She later told WPEC-TV that she called 911 because she didn't want the situation to get out of control.
"I wanted to jump across that counter but I understand it's not her fault, she's just doing her job," Goodman said. "She wouldn't give me my money back. That's why I was a young lady and called the police."
A spokesman for the St. Lucie Sheriff's Office, which released Goodman on a notice to appear in court, said she has been booked into the county jail nine times on various charges, ranging from making a false police report to petty theft.
They say love comes knocking when you least expect it. Lorna Dudash thought that day had come for her back in June 2006 when a good-looking sheriff's deputy showed up at her door in Washington County, Ore., responding to a neighbor's noise complaint.
Dudash, then 45, called 911 after he left, asking for his name and wanting know if he could please come back, saying he was "the cutest cop I've seen in God knows how long."
"I know it's not an emergency but heck, it doesn't happen very often, a good-looking man comes at your door step," she told the 911 dispatcher.
The deputy did come back -- to arrest her.
She was charged with making a false 911 call. Dudash pleaded guilty and was sentenced to 2 years probation and 100 hours of community service, according to ABC affiliate KATU.
A famous name turned up in a 911 call from October 2008. In the weeks leading up to his brother's failed presidential bid, Joe McCain allegedly called 911 near Alexandria, Va., wanting to know why traffic was stopped on his side of Interstate 95 and not the opposite direction, as heard on the audio recording.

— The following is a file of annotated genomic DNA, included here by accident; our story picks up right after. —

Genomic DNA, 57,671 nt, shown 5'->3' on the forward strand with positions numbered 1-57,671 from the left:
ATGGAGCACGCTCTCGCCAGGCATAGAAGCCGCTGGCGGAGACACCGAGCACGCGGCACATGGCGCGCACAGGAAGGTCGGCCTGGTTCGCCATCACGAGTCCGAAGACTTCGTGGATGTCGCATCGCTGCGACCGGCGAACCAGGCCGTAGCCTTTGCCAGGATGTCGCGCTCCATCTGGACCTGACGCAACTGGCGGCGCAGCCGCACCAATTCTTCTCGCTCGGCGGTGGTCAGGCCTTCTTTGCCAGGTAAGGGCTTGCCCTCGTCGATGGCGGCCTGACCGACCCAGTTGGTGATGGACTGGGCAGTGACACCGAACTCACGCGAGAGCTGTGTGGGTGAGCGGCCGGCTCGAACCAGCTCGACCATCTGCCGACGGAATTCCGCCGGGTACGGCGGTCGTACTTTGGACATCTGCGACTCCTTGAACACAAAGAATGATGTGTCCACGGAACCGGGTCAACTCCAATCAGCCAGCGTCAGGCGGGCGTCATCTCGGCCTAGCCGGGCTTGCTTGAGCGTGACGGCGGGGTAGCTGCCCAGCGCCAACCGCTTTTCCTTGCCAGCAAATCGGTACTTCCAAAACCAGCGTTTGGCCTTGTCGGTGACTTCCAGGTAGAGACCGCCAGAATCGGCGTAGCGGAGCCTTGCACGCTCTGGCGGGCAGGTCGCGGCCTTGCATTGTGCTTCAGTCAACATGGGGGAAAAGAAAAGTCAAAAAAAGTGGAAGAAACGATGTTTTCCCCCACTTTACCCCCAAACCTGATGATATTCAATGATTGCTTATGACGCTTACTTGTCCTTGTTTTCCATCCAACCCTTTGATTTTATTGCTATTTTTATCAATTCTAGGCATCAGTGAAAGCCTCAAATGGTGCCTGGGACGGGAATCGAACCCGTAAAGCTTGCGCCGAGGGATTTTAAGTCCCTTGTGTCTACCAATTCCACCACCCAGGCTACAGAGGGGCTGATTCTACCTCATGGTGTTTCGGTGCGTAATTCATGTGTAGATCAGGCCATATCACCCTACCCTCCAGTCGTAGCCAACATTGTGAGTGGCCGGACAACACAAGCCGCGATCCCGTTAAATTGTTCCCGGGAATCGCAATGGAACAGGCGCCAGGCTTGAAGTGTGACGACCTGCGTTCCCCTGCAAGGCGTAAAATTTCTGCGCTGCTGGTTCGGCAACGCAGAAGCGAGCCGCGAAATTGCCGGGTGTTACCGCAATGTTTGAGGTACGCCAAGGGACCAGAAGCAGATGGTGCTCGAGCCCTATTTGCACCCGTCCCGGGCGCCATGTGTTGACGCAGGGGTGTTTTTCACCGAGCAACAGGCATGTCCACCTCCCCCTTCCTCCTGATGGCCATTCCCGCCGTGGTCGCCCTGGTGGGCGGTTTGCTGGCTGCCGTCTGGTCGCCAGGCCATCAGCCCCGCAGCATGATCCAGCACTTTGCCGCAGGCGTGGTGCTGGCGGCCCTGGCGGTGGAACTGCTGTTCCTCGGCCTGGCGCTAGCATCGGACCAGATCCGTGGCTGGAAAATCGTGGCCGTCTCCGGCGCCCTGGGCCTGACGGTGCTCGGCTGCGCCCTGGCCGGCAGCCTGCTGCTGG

When he hung up, the 911 officer called the number back and got a voicemail message saying it belonged to Joe McCain and that he hoped Sen. John McCain would be elected on Nov. 4. Joe McCain then allegedly called 911 back, upset about the message left by the operator stating that abusing 911 could be a criminal matter.
"Someone gave me this riot act about the violation of police," McCain can be heard saying on the second call..
"911 is used for emergencies, only not just because you're sitting in traffic," the officer replied.
Joe McCain could not be reached for comment.
Jean Fortune, 66, was charged with misuse of 911 communications after placing a Feb. 7 call when a Boynton Beach, Fla., Burger King ran out of lemonade.
Talking to the dispatcher from his car outside the drive-thru window, Fortune said he ordered a complete meal, but was only told about the lemonade shortage when he pulled forward to pay.
Then he complained that he was told his food would take 15 minutes to finish.
"If the food's not done, sir, the food's not done, " the dispatcher told him.
But when he protested, telling her that he came from work and that he was hungry, the dispatcher becomes noticeably frustrated with the call, which lasted for about 5 minutes.
"Customer service is not a reason to call 911," she told Fortune. "911 is if you're dying."
When Fortune told her no money or food had exchanged hands, she advised him to simply drive away. But he persisted and told the dispatcher that he pulled into the parking lot to wait for police.
A Florida man got more than he asked for when he called 911 -- twice -- in August to complain that a Jacksonville Subway sandwich shop didn't properly prepare his order, two sandwiches with everything.
"I got a situation over here at Subway," Reginald Peterson said on the recording. "I'm not going to sit here and pay $12 for $10 freaking sandwiches and don't get what I paid for."
The sandwiches, at his request, went into the trash.
Local media later reported that he pleaded no contest to the charges and was fined $283 and sentenced to time served, which was one day in jail.